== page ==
Linux, politics, and other interesting things
The Cyber Law Center has blogged about the Phonographic Performance Company of Australia Limited being permitted to charge night-club owners $1.05 per person per night for playing commercial music up from $0.07. The number of people is calculated on the maximum licensed capacity of the venue – not good if the venue isn’t full. Of course given the huge prices of drinks in clubs this probably makes no difference to the profit margins.
One thing that hasn’t been mentioned in any of the articles I’ve read is whether this applies to clubs that don’t play music from artists represented by the PPCA. If a club can freely play music produced under a Creative Commons license that permits commercial use then the fee increases would be good for the production of music. Also encouraging clubs to pay musicians to perform live is a good thing, most of the best musicians started out with live performances in bars.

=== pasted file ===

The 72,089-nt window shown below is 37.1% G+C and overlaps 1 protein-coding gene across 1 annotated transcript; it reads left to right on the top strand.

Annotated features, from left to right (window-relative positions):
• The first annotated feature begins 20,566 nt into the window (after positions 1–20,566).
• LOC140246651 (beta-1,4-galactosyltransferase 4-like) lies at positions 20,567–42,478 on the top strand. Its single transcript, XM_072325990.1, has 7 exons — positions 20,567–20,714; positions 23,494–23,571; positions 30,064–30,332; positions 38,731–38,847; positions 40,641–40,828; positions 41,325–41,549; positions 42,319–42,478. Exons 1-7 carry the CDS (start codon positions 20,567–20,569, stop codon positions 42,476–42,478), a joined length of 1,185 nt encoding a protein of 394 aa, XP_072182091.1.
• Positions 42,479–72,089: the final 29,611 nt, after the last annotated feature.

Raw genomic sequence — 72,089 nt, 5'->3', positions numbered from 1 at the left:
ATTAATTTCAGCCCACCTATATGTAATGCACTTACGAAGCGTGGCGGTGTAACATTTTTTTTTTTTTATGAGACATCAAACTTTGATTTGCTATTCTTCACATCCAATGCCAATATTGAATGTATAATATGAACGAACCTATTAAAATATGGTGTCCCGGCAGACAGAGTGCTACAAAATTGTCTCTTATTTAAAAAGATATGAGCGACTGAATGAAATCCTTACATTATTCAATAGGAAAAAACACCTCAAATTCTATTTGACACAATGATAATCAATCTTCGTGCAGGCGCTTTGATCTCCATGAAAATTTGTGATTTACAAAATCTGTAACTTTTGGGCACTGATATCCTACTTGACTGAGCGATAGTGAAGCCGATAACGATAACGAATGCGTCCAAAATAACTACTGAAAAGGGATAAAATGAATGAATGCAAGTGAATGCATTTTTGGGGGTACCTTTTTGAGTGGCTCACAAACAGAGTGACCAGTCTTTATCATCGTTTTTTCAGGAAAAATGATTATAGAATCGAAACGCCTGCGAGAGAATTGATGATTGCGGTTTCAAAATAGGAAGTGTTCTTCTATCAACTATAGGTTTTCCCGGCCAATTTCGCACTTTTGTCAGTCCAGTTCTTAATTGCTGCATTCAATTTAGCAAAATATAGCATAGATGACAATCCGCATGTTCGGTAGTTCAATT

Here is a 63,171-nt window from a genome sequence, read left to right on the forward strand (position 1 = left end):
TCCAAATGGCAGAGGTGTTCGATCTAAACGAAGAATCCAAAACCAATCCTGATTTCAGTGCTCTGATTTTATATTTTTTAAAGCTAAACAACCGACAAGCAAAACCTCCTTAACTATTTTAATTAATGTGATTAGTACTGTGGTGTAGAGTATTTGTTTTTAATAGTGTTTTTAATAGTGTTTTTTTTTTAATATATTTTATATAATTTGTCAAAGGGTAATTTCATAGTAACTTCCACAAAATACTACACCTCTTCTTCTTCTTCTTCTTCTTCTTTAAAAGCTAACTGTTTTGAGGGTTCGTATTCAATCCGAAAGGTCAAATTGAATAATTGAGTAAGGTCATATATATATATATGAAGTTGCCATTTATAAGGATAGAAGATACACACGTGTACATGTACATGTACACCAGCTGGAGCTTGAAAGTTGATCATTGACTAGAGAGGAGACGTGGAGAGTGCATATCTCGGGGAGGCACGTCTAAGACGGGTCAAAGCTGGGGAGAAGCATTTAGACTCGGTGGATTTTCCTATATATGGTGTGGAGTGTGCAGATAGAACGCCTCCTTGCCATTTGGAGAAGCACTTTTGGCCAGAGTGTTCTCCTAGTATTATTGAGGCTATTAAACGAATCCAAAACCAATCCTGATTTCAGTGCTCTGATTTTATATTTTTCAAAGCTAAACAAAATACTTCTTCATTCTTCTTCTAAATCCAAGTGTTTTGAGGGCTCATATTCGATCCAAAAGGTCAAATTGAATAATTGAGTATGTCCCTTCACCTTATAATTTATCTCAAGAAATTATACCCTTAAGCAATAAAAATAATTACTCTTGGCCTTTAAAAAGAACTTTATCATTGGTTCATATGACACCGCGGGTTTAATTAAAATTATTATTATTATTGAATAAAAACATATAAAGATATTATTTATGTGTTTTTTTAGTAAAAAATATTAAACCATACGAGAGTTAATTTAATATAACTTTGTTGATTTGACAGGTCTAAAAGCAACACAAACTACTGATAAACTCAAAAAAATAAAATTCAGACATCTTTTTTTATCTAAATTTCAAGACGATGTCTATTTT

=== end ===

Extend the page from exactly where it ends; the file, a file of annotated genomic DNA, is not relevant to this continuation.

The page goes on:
The recording industry is the enemy of music. They under-pay artists and lock out competition giving us a succession of talent-less wage-slaves on the radio. It’s difficult to imagine any change other than Digital Restriction Management (DRM) that could make things worse.